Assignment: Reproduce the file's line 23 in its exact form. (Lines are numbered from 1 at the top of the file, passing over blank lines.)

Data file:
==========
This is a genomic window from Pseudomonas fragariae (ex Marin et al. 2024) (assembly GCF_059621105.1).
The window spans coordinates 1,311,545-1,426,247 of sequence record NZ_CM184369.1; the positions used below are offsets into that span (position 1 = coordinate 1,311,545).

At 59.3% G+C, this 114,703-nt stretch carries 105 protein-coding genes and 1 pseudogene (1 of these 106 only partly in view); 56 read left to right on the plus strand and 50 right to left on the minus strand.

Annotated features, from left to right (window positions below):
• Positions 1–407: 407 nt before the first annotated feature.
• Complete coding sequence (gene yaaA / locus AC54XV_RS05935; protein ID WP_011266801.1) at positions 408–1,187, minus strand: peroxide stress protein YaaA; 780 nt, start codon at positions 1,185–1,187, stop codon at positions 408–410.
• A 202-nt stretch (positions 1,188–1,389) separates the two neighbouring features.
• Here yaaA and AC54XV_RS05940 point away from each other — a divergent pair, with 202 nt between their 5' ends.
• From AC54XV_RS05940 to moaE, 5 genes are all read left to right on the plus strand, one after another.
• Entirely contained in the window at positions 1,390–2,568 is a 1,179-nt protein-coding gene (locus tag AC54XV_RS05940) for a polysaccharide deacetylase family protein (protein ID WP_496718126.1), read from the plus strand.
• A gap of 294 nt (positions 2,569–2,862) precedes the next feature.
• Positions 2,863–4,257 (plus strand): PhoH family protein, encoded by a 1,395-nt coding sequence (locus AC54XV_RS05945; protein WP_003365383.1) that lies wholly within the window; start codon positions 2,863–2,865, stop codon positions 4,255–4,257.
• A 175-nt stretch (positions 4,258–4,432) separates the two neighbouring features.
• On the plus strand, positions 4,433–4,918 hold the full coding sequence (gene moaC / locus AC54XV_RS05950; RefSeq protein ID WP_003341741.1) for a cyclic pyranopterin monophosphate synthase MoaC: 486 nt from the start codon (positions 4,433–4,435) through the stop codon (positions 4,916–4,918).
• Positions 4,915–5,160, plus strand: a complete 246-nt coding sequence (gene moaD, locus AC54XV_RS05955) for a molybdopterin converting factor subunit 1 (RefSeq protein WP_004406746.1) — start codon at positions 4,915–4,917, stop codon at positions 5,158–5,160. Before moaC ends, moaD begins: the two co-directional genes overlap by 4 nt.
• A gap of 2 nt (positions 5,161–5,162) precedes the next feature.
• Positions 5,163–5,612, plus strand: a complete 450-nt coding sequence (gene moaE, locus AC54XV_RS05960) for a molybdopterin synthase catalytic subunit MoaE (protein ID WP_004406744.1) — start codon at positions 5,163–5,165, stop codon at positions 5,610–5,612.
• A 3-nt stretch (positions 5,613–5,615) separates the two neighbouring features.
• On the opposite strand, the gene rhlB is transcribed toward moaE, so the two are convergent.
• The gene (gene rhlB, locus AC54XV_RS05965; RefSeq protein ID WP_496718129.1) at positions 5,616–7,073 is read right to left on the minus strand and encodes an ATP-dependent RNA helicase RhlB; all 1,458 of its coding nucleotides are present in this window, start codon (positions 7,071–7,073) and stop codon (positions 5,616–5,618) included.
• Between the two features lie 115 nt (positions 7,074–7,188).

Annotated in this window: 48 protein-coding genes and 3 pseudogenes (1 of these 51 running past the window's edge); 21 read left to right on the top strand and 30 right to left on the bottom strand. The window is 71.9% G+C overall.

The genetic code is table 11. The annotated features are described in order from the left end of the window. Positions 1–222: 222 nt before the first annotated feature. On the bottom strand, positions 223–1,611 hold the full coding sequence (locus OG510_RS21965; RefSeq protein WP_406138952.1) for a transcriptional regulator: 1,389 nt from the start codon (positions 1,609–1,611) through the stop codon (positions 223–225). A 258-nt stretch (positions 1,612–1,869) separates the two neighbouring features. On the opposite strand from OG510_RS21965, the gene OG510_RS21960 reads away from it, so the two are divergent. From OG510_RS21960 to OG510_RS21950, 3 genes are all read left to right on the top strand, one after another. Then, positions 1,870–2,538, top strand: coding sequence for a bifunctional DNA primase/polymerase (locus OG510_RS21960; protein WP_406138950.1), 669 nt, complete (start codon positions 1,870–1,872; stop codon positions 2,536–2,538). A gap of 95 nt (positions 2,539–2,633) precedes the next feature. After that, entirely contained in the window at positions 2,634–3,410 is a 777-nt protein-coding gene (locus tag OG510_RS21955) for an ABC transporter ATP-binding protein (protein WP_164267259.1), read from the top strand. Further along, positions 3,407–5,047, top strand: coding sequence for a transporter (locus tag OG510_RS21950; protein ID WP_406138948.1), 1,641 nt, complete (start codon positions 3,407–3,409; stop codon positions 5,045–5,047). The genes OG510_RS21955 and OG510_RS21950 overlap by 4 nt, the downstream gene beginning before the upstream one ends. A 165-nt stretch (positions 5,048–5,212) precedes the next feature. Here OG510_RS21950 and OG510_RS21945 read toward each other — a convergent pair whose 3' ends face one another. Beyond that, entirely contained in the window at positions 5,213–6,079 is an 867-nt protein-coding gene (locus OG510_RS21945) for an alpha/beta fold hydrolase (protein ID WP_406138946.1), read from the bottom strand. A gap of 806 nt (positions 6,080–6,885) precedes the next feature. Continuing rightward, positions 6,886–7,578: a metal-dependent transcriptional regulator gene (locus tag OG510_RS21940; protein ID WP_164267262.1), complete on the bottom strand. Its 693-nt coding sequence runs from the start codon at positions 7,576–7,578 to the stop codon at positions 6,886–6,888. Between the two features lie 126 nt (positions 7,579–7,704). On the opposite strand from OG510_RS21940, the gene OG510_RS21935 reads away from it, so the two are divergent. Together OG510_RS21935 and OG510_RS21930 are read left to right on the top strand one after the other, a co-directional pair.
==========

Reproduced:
The genetic code is table 11. The annotated features are described in order from the left end of the window. Positions 1–222: 222 nt before the first annotated feature. On the bottom strand, positions 223–1,611 hold the full coding sequence (locus OG510_RS21965; RefSeq protein WP_406138952.1) for a transcriptional regulator: 1,389 nt from the start codon (positions 1,609–1,611) through the stop codon (positions 223–225). A 258-nt stretch (positions 1,612–1,869) separates the two neighbouring features. On the opposite strand from OG510_RS21965, the gene OG510_RS21960 reads away from it, so the two are divergent. From OG510_RS21960 to OG510_RS21950, 3 genes are all read left to right on the top strand, one after another. Then, positions 1,870–2,538, top strand: coding sequence for a bifunctional DNA primase/polymerase (locus OG510_RS21960; protein WP_406138950.1), 669 nt, complete (start codon positions 1,870–1,872; stop codon positions 2,536–2,538). A gap of 95 nt (positions 2,539–2,633) precedes the next feature. After that, entirely contained in the window at positions 2,634–3,410 is a 777-nt protein-coding gene (locus tag OG510_RS21955) for an ABC transporter ATP-binding protein (protein WP_164267259.1), read from the top strand. Further along, positions 3,407–5,047, top strand: coding sequence for a transporter (locus tag OG510_RS21950; protein ID WP_406138948.1), 1,641 nt, complete (start codon positions 3,407–3,409; stop codon positions 5,045–5,047). The genes OG510_RS21955 and OG510_RS21950 overlap by 4 nt, the downstream gene beginning before the upstream one ends. A 165-nt stretch (positions 5,048–5,212) precedes the next feature. Here OG510_RS21950 and OG510_RS21945 read toward each other — a convergent pair whose 3' ends face one another. Beyond that, entirely contained in the window at positions 5,213–6,079 is an 867-nt protein-coding gene (locus OG510_RS21945) for an alpha/beta fold hydrolase (protein ID WP_406138946.1), read from the bottom strand. A gap of 806 nt (positions 6,080–6,885) precedes the next feature. Continuing rightward, positions 6,886–7,578: a metal-dependent transcriptional regulator gene (locus tag OG510_RS21940; protein ID WP_164267262.1), complete on the bottom strand. Its 693-nt coding sequence runs from the start codon at positions 7,576–7,578 to the stop codon at positions 6,886–6,888. Between the two features lie 126 nt (positions 7,579–7,704). On the opposite strand from OG510_RS21940, the gene OG510_RS21935 reads away from it, so the two are divergent. Together OG510_RS21935 and OG510_RS21930 are read left to right on the top strand one after the other, a co-directional pair.